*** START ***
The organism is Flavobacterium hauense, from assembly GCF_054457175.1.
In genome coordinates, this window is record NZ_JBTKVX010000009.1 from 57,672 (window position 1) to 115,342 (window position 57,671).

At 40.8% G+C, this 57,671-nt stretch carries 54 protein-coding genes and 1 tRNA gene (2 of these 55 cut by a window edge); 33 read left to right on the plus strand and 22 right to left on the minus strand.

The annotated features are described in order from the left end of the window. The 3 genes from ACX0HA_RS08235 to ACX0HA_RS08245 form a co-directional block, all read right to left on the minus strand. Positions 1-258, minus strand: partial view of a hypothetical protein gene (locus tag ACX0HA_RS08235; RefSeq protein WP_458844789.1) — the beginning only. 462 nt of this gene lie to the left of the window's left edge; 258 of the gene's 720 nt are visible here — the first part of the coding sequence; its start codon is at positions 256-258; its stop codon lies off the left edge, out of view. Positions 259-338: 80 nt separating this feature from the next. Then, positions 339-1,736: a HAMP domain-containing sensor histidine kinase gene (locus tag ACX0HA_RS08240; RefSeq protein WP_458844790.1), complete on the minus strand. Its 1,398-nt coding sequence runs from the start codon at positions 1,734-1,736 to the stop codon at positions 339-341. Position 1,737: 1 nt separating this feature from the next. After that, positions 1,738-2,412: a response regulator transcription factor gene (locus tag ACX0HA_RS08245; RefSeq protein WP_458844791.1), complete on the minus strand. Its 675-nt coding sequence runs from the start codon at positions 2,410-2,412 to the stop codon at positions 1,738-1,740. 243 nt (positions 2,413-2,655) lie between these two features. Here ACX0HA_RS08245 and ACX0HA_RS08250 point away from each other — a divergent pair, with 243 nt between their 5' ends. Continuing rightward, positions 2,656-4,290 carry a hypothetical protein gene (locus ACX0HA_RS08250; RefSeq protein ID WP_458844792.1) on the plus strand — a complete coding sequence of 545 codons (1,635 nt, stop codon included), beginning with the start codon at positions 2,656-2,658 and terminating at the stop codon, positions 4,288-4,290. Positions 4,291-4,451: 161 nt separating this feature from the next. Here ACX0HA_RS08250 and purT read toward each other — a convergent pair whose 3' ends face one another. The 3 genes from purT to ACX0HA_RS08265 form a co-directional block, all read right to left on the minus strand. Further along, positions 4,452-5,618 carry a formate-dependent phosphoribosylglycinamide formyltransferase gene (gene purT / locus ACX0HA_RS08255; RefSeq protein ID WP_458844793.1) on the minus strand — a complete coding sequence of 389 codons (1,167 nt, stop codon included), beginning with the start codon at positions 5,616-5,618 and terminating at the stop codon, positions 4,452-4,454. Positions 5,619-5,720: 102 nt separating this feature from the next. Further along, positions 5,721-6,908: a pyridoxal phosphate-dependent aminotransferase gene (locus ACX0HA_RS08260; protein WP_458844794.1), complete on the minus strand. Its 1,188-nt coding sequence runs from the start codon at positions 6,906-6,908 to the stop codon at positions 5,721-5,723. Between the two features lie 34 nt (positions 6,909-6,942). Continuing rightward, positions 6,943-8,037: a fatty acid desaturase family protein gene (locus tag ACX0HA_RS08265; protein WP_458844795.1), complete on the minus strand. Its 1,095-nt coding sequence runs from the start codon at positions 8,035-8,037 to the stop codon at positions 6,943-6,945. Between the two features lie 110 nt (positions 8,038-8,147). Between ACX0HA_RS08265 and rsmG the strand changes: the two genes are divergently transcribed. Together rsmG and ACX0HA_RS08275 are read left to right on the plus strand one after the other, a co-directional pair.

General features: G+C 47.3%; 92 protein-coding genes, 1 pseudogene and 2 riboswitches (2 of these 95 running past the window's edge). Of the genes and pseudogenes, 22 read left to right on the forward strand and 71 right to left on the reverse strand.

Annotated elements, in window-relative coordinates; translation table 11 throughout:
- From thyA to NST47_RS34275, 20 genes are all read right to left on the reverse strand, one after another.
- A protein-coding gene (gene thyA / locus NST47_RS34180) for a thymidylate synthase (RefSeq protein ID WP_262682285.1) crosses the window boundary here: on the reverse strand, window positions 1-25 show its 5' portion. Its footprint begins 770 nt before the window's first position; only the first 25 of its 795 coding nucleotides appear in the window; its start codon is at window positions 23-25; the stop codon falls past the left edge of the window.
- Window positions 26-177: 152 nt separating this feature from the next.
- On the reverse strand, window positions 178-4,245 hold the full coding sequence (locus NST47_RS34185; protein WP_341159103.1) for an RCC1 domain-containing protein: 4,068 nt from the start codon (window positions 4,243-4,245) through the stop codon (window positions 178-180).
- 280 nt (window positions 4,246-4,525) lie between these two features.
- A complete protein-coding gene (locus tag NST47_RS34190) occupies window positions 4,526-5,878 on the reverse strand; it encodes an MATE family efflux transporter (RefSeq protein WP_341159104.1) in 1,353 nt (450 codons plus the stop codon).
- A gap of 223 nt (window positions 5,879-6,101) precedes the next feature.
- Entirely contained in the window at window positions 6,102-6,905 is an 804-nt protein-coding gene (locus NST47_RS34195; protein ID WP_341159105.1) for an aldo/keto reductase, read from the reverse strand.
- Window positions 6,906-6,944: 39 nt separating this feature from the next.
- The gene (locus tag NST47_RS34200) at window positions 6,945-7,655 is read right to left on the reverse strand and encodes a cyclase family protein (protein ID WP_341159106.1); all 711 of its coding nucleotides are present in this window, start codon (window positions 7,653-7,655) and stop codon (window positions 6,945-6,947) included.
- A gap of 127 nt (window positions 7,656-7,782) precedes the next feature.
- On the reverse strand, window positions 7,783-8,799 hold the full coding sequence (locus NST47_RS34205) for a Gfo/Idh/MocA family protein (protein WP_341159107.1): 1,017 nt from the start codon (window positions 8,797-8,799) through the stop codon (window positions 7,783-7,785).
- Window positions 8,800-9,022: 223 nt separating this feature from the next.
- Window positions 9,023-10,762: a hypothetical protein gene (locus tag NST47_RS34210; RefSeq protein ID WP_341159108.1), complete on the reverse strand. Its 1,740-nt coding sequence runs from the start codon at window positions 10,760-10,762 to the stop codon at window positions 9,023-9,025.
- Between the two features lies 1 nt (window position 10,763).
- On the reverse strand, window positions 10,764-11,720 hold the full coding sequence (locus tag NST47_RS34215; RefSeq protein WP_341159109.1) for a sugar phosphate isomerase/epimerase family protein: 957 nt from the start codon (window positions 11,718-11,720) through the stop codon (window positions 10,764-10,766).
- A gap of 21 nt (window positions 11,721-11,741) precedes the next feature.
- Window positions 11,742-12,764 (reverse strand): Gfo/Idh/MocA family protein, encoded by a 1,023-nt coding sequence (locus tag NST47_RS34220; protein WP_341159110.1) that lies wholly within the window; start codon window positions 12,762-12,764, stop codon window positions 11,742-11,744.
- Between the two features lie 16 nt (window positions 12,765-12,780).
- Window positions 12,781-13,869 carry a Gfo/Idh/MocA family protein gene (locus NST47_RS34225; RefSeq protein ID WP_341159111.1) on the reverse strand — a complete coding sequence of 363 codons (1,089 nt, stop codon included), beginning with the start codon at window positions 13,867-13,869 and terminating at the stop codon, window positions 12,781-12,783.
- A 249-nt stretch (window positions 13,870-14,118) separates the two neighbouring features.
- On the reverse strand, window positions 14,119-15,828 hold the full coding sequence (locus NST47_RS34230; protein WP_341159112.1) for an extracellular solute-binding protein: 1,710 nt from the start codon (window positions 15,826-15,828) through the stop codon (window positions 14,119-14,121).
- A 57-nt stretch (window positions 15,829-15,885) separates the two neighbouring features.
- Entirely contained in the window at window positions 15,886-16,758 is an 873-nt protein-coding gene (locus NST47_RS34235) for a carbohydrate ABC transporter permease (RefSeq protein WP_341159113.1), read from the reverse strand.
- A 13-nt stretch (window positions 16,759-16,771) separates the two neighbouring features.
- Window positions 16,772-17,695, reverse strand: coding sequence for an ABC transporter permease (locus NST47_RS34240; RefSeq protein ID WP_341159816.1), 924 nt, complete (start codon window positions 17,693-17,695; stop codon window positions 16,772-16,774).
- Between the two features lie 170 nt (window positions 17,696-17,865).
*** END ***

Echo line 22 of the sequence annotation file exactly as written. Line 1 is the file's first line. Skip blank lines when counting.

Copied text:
- On the reverse strand, window positions 10,764-11,720 hold the full coding sequence (locus tag NST47_RS34215; RefSeq protein WP_341159109.1) for a sugar phosphate isomerase/epimerase family protein: 957 nt from the start codon (window positions 11,718-11,720) through the stop codon (window positions 10,764-10,766).